PPP’s manifest destiny and the death of power-sharing – By Dr. David Hinds

PPP’s manifest destiny and the death of power-sharing

Dr. David Hinds

Dr. David Hinds

Hinds’Sight – By Dr. David Hinds – November 1, 2015

THE strike by GAWU this past week is instructive. It has nothing to do with industrial concerns; it couldn’t. The new government has done everything to assure sugar workers. It has continued to subsidise the ailing industry. It has not treated workers of its own constituency half as nicely, yet GAWU called a strike ostensibly to protest the delay in wage talks. The PPP has made clear its intention to crucify this government, and it intends to use its influence in the sugar and rice industries to fulfil this objective.

For me, this strike is another nail in the coffin of the much-anticipated power-sharing Government of National Unity

The coming to power of the new APNU+ AFC government reinvigorated hope that Guyana could be closer to achieving the desired goal of a national power-sharing government. The coalition, like the APNU at the previous election, campaigned on a platform of national unity and the realisation of a government that reflected that unity. The very coalition itself represents the ideal of national unity, bringing together six different parties under one big umbrella. But, of course, there can be no real national unity government without the PPP.

Shortly after taking office, the coalition government signalled that it was ready to invite the PPP to begin talks towards such a government. The government also set up a constitutional reform working group, which I am sure has power-sharing at the top of its agenda. A few weeks later, the government went even further by naming a negotiating team led by Prime Minister Moses Nagamootoo.

This latter announcement was followed by a flurry of discussions in the media. Many welcomed the government’s move, and reiterated the potential of a power-sharing government for facilitating a shared national purpose. There were, of course, the power-sharing skeptics who argued for the retention of the status quo. The PPP, for its part, showed no enthusiasm for the initiative. It merely said it would not negotiate with Nagamootoo, and repeated its old mantra of trust before power-sharing.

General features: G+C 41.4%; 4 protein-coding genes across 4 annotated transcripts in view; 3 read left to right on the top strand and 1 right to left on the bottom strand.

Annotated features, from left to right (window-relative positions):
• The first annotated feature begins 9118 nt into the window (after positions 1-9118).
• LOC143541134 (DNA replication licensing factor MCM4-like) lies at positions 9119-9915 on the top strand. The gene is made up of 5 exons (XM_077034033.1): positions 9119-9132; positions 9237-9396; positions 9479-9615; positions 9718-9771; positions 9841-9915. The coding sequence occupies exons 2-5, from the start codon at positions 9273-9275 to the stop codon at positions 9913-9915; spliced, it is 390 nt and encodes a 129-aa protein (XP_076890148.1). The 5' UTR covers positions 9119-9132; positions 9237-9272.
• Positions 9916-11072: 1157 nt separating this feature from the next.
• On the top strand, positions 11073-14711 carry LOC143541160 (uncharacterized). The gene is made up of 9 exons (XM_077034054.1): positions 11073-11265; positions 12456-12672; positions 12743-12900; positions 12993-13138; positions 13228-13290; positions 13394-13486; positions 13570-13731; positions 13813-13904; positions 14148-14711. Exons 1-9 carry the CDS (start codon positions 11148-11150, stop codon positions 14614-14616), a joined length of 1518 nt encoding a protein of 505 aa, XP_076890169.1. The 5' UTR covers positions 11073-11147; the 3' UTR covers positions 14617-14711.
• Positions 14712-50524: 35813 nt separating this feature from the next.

Not surprisingly, we have since not heard anything on the matter. My view is that, despite the best efforts by the coalition, we are not likely to see any meaningful movement towards power-sharing under the present PPP.

Power-sharing is dead for now; the PPP’s leadership is too consumed with power, both as a means to privilege and as a pre-ordained end. For the PPP leaders, holding governmental power in Guyana is a manifest destiny, a god- given right, which is of course the antithesis of power-sharing. That is why it cannot come to grips with the fact that it lost two successive elections.

The PPP’s notion of manifest destiny arises from a twin world-view. First, it assumes an unchangeable Indian- Guyanese political solidarity, which has been borne out by actual political behaviour election after election. That that behaviour was slightly altered at the last two elections means very little to the PPP leaders, who have read it as a minor exception. It is for that reason that the party is singularly focused on correcting that exception in time for the next election. There is no room for power- sharing in such a scenario.